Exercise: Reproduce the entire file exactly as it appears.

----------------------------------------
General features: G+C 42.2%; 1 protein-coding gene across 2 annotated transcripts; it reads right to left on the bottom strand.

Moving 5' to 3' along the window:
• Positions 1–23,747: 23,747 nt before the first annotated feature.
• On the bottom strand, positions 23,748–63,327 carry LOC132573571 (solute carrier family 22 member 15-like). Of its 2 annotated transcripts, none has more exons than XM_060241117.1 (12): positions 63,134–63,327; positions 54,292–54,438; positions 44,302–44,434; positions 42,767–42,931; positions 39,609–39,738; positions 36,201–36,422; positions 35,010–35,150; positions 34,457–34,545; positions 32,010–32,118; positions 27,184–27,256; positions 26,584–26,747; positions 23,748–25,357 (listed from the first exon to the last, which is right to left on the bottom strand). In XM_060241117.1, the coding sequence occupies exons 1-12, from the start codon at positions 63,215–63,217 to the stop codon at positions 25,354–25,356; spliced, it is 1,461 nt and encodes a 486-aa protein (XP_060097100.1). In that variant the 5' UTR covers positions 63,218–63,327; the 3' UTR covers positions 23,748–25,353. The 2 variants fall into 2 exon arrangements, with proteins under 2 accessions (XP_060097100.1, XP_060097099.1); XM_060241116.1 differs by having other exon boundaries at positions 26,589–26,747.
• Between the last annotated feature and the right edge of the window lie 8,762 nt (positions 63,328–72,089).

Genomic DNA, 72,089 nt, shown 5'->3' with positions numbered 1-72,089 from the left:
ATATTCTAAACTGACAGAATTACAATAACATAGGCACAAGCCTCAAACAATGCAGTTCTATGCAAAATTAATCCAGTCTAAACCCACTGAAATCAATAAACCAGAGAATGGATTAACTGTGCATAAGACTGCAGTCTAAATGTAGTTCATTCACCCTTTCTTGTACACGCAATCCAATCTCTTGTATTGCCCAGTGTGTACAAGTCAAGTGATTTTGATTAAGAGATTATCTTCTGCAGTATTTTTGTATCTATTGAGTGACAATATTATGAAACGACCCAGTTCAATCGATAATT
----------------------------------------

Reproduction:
General features: G+C 42.2%; 1 protein-coding gene across 2 annotated transcripts; it reads right to left on the bottom strand.

Moving 5' to 3' along the window:
• Positions 1–23,747: 23,747 nt before the first annotated feature.
• On the bottom strand, positions 23,748–63,327 carry LOC132573571 (solute carrier family 22 member 15-like). Of its 2 annotated transcripts, none has more exons than XM_060241117.1 (12): positions 63,134–63,327; positions 54,292–54,438; positions 44,302–44,434; positions 42,767–42,931; positions 39,609–39,738; positions 36,201–36,422; positions 35,010–35,150; positions 34,457–34,545; positions 32,010–32,118; positions 27,184–27,256; positions 26,584–26,747; positions 23,748–25,357 (listed from the first exon to the last, which is right to left on the bottom strand). In XM_060241117.1, the coding sequence occupies exons 1-12, from the start codon at positions 63,215–63,217 to the stop codon at positions 25,354–25,356; spliced, it is 1,461 nt and encodes a 486-aa protein (XP_060097100.1). In that variant the 5' UTR covers positions 63,218–63,327; the 3' UTR covers positions 23,748–25,353. The 2 variants fall into 2 exon arrangements, with proteins under 2 accessions (XP_060097100.1, XP_060097099.1); XM_060241116.1 differs by having other exon boundaries at positions 26,589–26,747.
• Between the last annotated feature and the right edge of the window lie 8,762 nt (positions 63,328–72,089).

Genomic DNA, 72,089 nt, shown 5'->3' with positions numbered 1-72,089 from the left:
ATATTCTAAACTGACAGAATTACAATAACATAGGCACAAGCCTCAAACAATGCAGTTCTATGCAAAATTAATCCAGTCTAAACCCACTGAAATCAATAAACCAGAGAATGGATTAACTGTGCATAAGACTGCAGTCTAAATGTAGTTCATTCACCCTTTCTTGTACACGCAATCCAATCTCTTGTATTGCCCAGTGTGTACAAGTCAAGTGATTTTGATTAAGAGATTATCTTCTGCAGTATTTTTGTATCTATTGAGTGACAATATTATGAAACGACCCAGTTCAATCGATAATT